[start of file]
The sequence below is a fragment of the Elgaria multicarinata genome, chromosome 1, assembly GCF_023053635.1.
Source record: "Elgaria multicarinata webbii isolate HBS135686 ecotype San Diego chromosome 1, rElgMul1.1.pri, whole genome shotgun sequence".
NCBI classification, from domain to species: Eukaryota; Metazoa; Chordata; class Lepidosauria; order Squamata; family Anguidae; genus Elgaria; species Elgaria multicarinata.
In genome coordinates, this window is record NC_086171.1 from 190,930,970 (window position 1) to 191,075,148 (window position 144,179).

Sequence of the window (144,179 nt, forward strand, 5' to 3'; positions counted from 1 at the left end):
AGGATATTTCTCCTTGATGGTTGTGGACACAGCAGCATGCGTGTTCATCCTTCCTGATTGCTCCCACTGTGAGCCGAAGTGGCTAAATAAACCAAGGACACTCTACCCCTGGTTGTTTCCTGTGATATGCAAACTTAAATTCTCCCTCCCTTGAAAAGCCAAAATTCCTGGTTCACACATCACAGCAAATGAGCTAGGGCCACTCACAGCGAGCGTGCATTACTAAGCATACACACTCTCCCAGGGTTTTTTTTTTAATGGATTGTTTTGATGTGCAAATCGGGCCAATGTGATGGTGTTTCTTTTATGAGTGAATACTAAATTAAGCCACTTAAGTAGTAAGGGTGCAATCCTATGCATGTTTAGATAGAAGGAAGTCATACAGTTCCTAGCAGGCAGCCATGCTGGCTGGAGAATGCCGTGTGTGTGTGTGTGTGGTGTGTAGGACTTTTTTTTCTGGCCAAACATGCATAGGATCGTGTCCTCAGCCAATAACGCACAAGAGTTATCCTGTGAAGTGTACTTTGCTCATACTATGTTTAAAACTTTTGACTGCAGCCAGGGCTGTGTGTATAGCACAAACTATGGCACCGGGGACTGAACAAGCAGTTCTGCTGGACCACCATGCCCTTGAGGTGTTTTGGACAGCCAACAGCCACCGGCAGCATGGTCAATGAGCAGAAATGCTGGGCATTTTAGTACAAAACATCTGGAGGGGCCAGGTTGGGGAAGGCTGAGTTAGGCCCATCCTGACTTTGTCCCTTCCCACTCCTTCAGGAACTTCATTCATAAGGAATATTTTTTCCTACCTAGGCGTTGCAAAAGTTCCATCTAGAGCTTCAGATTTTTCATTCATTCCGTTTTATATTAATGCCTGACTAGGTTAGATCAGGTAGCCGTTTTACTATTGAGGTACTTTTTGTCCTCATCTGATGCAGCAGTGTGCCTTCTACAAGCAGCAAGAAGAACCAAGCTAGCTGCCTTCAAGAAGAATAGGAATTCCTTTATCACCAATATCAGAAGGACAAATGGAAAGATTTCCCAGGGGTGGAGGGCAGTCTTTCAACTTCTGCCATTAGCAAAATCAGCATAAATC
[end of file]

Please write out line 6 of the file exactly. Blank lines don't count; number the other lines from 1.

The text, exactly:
AGGATATTTCTCCTTGATGGTTGTGGACACAGCAGCATGCGTGTTCATCCTTCCTGATTGCTCCCACTGTGAGCCGAAGTGGCTAAATAAACCAAGGACACTCTACCCCTGGTTGTTTCCTGTGATATGCAAACTTAAATTCTCCCTCCCTTGAAAAGCCAAAATTCCTGGTTCACACATCACAGCAAATGAGCTAGGGCCACTCACAGCGAGCGTGCATTACTAAGCATACACACTCTCCCAGGGTTTTTTTTTTAATGGATTGTTTTGATGTGCAAATCGGGCCAATGTGATGGTGTTTCTTTTATGAGTGAATACTAAATTAAGCCACTTAAGTAGTAAGGGTGCAATCCTATGCATGTTTAGATAGAAGGAAGTCATACAGTTCCTAGCAGGCAGCCATGCTGGCTGGAGAATGCCGTGTGTGTGTGTGTGTGGTGTGTAGGACTTTTTTTTCTGGCCAAACATGCATAGGATCGTGTCCTCAGCCAATAACGCACAAGAGTTATCCTGTGAAGTGTACTTTGCTCATACTATGTTTAAAACTTTTGACTGCAGCCAGGGCTGTGTGTATAGCACAAACTATGGCACCGGGGACTGAACAAGCAGTTCTGCTGGACCACCATGCCCTTGAGGTGTTTTGGACAGCCAACAGCCACCGGCAGCATGGTCAATGAGCAGAAATGCTGGGCATTTTAGTACAAAACATCTGGAGGGGCCAGGTTGGGGAAGGCTGAGTTAGGCCCATCCTGACTTTGTCCCTTCCCACTCCTTCAGGAACTTCATTCATAAGGAATATTTTTTCCTACCTAGGCGTTGCAAAAGTTCCATCTAGAGCTTCAGATTTTTCATTCATTCCGTTTTATATTAATGCCTGACTAGGTTAGATCAGGTAGCCGTTTTACTATTGAGGTACTTTTTGTCCTCATCTGATGCAGCAGTGTGCCTTCTACAAGCAGCAAGAAGAACCAAGCTAGCTGCCTTCAAGAAGAATAGGAATTCCTTTATCACCAATATCAGAAGGACAAATGGAAAGATTTCCCAGGGGTGGAGGGCAGTCTTTCAACTTCTGCCATTAGCAAAATCAGCATAAATC